Impediments to Progress (3/3)

Posted at 2:39 pm on 12/11/2017 by Rahul Razdan

 “The future has a way of arriving unannounced.”

-- George Will

As we mentioned in our last article, a self-paced flexible model for instruction is eminently possible with today’s internet technology. In fact, schools such as FLVS and private companies such as Lynda.com, have shown the viability of this approach. However, the vast majority of educational establishments have not changed but rather are offering a less flexible model at a higher price. What are the impediments to progress?

The reasons are many, but the fundamental issue has been the teacher practices in a "craftsman" model, which is the "gold standard" in this marketplace. With this model, the issues manifest themselves in two major ways ... incentives and local decision-making.

Teachers, like all human beings, are resistant to change. For most veteran teachers, the incremental cost of teaching a class using the same way next year is fairly low. However, teaching the class in a new manner incurs a large incremental cost. Thus, there is no incentive to make this investment at the local level. This is despite the fact that the investment has huge leverage at the global level. At the university level (especially major research universities), all the incentives reward progress in research, so there is very little motivation to invest in the teaching model.

Beyond the core human issues, all the institutional structures reinforce the current structures. These include:


  1. Teacher Unions: It is very hard to innovate when the basic definitions of what it means to be a teacher may be quite different. This is not to say unions are good or bad. However, by their very nature, they are encouraging teaching methods of the past.

  2. Funding Sources: Whether it is the local school board or the federal government, nearly all the current funding sources for education are based on concepts such as course hours (not competence) and semesters (based on an outdated agrarian calendar.)

Even when work has been done in the area of online course development, the results have been limited due to the fundamentals of the teacher operating in the craftsman model. Nearly all the courses follow the classroom+ model. In this model, instructor lessons are recorded and then with the aid of a production team, the result is enabled online. The approach has some value but since the course content is driven by the craftsman instructor, the core characteristics of instructor IP do not exist. These courses are not easy to improve and since the instructor is often seen as the owner, collaboration is difficult. This leaves a situation where online courses are often more expensive to deliver vs. their physical counterparts. (As an example, the state of Florida has invested in over 17 online calculus classes in the university system.)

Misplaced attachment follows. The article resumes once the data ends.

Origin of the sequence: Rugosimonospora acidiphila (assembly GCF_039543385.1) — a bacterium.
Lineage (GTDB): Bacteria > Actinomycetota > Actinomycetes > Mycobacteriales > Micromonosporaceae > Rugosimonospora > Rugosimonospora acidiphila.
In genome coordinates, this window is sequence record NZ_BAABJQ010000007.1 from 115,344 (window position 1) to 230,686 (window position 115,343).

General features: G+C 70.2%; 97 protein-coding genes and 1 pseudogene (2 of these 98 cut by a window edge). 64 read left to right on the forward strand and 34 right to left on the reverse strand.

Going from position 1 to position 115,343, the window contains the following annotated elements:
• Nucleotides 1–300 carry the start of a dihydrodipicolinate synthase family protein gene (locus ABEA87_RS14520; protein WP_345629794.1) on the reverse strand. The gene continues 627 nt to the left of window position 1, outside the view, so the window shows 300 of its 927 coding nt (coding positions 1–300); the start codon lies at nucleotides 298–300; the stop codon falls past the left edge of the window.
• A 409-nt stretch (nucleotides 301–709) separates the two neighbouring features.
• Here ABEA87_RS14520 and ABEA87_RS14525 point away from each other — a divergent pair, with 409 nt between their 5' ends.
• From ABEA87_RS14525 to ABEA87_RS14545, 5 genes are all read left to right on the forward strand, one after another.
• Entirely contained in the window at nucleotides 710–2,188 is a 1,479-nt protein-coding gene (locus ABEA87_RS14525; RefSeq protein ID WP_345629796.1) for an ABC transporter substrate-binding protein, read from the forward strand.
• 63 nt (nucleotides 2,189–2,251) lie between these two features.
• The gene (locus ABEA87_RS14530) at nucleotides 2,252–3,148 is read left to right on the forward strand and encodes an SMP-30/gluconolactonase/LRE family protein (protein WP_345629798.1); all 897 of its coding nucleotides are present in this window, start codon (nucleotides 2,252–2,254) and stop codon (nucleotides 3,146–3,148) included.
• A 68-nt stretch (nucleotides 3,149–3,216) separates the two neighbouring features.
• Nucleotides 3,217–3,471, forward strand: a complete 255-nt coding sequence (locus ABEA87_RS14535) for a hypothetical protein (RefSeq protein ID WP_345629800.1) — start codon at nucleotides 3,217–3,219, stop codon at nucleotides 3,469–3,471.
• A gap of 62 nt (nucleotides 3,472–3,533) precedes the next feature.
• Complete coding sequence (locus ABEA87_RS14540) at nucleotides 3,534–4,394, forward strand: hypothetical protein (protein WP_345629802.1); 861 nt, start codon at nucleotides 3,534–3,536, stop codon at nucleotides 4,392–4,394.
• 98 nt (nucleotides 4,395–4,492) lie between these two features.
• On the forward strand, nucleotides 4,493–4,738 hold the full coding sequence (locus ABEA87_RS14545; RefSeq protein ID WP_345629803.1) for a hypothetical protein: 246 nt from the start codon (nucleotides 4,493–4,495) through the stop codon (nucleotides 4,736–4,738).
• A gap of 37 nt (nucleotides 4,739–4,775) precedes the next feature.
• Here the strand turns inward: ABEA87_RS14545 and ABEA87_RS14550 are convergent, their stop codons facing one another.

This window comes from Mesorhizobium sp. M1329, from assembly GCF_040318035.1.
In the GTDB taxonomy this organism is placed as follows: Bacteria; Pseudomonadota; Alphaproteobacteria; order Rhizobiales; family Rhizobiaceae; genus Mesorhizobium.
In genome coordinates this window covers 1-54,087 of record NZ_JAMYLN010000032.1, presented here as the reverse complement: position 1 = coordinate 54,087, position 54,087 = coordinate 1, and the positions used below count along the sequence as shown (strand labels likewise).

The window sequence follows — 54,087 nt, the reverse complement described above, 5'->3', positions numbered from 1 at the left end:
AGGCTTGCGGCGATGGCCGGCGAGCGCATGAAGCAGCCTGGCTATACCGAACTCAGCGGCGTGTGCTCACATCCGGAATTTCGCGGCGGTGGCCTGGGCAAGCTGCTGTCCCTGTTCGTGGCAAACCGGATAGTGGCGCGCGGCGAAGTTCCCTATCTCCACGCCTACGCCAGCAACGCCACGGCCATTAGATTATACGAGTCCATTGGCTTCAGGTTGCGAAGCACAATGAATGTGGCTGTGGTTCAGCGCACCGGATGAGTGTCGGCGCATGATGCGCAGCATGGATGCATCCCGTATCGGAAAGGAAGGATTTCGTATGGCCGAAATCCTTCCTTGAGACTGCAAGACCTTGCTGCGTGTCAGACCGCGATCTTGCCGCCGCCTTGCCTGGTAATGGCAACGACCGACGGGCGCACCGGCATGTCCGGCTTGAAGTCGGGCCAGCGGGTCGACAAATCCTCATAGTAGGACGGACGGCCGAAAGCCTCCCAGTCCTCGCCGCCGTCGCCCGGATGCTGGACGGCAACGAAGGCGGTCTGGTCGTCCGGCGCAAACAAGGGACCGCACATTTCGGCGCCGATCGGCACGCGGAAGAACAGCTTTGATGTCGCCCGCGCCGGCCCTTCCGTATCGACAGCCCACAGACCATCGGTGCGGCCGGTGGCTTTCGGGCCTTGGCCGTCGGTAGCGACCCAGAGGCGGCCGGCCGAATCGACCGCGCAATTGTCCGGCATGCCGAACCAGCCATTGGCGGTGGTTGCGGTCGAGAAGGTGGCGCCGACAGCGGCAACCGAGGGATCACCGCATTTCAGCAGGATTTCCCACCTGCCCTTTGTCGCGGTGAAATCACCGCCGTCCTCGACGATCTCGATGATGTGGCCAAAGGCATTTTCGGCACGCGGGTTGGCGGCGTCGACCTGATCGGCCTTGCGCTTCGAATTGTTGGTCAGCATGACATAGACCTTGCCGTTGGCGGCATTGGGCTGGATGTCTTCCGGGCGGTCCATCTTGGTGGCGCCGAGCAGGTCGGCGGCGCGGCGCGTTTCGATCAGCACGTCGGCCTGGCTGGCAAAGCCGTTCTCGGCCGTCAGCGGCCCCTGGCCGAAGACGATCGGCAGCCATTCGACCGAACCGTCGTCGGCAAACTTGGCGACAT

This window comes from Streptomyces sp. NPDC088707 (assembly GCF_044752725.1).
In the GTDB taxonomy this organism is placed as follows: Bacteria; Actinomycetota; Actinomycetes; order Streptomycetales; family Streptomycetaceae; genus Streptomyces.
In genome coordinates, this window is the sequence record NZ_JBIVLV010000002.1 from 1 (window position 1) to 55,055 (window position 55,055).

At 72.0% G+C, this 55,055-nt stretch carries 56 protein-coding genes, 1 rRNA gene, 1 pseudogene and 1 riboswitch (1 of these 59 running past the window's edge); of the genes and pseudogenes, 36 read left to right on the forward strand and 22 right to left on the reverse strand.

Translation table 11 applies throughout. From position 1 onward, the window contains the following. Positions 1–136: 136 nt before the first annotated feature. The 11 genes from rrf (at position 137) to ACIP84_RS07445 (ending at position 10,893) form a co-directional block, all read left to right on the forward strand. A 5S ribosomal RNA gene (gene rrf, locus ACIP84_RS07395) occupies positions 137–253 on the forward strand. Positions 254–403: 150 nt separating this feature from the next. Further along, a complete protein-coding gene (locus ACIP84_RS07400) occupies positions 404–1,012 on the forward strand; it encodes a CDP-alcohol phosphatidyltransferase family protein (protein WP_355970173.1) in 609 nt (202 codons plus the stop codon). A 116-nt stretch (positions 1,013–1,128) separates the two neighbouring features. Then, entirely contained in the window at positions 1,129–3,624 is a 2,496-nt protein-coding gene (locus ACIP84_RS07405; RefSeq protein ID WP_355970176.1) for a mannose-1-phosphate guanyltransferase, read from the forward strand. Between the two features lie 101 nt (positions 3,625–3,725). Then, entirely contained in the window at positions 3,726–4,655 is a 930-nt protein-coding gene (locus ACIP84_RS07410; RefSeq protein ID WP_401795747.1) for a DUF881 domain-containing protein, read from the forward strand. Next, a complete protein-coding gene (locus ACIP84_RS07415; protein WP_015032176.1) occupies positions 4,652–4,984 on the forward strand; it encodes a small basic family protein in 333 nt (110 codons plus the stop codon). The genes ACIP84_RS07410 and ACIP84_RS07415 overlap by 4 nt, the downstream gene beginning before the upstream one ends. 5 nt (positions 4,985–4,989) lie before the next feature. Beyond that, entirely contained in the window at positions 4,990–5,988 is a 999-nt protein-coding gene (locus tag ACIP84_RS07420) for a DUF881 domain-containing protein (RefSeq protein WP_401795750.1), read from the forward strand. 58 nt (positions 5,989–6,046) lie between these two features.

MIT has been unique in offering license-free open source versions of its course materials. The level of course IP development is variable but this core could be used as a basis for a broader strategy on IP development. MIT (with a small number of other schools) is building interesting monetization models based on leveraging their IP assets with online degrees (e.g. mini-Master's.)

Overall, there is need to shift away from the teacher as craftsmen model, the inclusion of collaboration structures and the inclusion of professionalization of instruction development. Given the existing structures, it seems very unlikely that the current institutions will be able to offer such a radical shift in the working model. As discussed in the work by Clayton Christensen, the disruptive model likely will come in from the outside of the current institutional structure. It will come from organizations which do not suffer the same institutional biases.


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